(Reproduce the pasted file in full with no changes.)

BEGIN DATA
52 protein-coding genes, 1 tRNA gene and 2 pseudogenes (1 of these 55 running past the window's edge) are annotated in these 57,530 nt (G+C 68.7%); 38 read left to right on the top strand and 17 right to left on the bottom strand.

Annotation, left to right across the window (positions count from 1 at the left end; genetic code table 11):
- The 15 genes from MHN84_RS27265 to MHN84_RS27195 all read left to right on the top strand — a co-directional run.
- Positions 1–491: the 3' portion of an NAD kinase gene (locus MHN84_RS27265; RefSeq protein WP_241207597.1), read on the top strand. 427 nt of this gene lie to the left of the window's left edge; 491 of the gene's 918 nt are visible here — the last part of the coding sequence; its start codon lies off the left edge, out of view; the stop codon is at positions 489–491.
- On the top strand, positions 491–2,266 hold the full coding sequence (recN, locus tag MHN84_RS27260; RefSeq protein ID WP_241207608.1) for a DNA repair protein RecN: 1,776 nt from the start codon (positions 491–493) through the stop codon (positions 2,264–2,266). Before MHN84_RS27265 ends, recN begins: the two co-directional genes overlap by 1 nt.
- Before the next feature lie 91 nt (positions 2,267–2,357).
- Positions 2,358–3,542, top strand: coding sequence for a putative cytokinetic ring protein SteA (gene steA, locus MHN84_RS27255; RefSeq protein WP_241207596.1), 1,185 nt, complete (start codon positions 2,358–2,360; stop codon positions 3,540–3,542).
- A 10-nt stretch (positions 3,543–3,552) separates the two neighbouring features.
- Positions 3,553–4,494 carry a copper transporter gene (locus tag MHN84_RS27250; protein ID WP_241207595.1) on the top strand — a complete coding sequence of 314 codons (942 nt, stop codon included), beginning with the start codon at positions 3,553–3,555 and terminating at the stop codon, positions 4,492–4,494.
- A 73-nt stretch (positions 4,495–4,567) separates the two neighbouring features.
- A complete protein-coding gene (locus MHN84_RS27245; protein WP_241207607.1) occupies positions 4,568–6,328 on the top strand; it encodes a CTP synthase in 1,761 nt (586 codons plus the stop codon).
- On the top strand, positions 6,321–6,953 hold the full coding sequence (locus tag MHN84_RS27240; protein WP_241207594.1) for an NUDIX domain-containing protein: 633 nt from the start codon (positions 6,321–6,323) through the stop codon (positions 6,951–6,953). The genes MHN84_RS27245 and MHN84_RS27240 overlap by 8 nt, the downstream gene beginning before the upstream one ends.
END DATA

52 protein-coding genes, 1 tRNA gene and 2 pseudogenes (1 of these 55 running past the window's edge) are annotated in these 57,530 nt (G+C 68.7%); 38 read left to right on the top strand and 17 right to left on the bottom strand.

Annotation, left to right across the window (positions count from 1 at the left end; genetic code table 11):
- The 15 genes from MHN84_RS27265 to MHN84_RS27195 all read left to right on the top strand — a co-directional run.
- Positions 1–491: the 3' portion of an NAD kinase gene (locus MHN84_RS27265; RefSeq protein WP_241207597.1), read on the top strand. 427 nt of this gene lie to the left of the window's left edge; 491 of the gene's 918 nt are visible here — the last part of the coding sequence; its start codon lies off the left edge, out of view; the stop codon is at positions 489–491.
- On the top strand, positions 491–2,266 hold the full coding sequence (recN, locus tag MHN84_RS27260; RefSeq protein ID WP_241207608.1) for a DNA repair protein RecN: 1,776 nt from the start codon (positions 491–493) through the stop codon (positions 2,264–2,266). Before MHN84_RS27265 ends, recN begins: the two co-directional genes overlap by 1 nt.
- Before the next feature lie 91 nt (positions 2,267–2,357).
- Positions 2,358–3,542, top strand: coding sequence for a putative cytokinetic ring protein SteA (gene steA, locus MHN84_RS27255; RefSeq protein WP_241207596.1), 1,185 nt, complete (start codon positions 2,358–2,360; stop codon positions 3,540–3,542).
- A 10-nt stretch (positions 3,543–3,552) separates the two neighbouring features.
- Positions 3,553–4,494 carry a copper transporter gene (locus tag MHN84_RS27250; protein ID WP_241207595.1) on the top strand — a complete coding sequence of 314 codons (942 nt, stop codon included), beginning with the start codon at positions 3,553–3,555 and terminating at the stop codon, positions 4,492–4,494.
- A 73-nt stretch (positions 4,495–4,567) separates the two neighbouring features.
- A complete protein-coding gene (locus MHN84_RS27245; protein WP_241207607.1) occupies positions 4,568–6,328 on the top strand; it encodes a CTP synthase in 1,761 nt (586 codons plus the stop codon).
- On the top strand, positions 6,321–6,953 hold the full coding sequence (locus tag MHN84_RS27240; protein WP_241207594.1) for an NUDIX domain-containing protein: 633 nt from the start codon (positions 6,321–6,323) through the stop codon (positions 6,951–6,953). The genes MHN84_RS27245 and MHN84_RS27240 overlap by 8 nt, the downstream gene beginning before the upstream one ends.